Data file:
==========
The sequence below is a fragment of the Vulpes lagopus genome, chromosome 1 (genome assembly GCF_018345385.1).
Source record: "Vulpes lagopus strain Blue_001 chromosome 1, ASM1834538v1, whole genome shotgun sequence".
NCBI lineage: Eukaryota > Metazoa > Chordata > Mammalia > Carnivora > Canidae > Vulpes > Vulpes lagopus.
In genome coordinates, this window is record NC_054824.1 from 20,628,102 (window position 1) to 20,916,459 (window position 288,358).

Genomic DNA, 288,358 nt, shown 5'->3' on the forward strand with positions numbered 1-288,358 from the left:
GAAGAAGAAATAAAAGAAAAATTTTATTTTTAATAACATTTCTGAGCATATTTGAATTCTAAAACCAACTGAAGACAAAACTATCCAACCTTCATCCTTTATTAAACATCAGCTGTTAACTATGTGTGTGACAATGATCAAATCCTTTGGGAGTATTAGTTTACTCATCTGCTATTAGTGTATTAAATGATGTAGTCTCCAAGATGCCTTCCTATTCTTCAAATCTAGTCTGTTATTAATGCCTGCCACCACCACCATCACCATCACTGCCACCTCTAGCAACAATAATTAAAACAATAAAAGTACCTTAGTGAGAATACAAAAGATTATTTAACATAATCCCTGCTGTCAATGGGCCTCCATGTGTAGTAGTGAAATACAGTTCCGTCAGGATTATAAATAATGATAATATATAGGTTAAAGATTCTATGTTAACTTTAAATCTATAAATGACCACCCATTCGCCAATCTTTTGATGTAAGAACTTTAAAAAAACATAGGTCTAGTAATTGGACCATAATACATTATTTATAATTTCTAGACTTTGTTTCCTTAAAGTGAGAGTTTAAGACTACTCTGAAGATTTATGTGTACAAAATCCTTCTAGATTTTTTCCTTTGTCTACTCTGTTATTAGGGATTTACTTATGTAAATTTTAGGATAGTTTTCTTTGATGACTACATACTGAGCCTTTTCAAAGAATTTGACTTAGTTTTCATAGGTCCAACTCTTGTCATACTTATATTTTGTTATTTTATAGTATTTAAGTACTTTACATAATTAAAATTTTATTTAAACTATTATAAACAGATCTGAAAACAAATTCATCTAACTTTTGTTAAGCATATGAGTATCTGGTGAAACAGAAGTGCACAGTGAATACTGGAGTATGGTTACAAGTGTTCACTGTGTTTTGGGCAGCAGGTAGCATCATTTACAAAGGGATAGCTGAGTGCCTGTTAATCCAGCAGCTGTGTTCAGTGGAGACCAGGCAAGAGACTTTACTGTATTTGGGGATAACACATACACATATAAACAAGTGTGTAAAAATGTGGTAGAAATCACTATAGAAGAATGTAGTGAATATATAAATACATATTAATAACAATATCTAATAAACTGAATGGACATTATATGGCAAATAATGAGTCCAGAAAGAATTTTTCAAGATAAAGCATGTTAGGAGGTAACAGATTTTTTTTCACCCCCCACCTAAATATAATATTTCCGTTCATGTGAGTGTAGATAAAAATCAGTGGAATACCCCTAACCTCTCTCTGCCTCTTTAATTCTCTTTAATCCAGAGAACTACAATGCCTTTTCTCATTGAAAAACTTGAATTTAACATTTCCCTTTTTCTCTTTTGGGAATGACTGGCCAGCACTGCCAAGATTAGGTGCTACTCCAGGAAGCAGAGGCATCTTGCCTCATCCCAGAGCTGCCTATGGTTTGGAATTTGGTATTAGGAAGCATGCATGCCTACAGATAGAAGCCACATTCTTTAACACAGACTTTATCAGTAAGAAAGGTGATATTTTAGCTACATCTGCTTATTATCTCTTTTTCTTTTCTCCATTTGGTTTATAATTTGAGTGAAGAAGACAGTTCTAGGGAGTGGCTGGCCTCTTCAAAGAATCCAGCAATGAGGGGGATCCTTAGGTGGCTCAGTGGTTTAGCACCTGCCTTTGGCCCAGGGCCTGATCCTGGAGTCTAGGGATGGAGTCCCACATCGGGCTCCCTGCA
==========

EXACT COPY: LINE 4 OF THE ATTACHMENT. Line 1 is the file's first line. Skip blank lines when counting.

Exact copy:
In genome coordinates, this window is record NC_054824.1 from 20,628,102 (window position 1) to 20,916,459 (window position 288,358).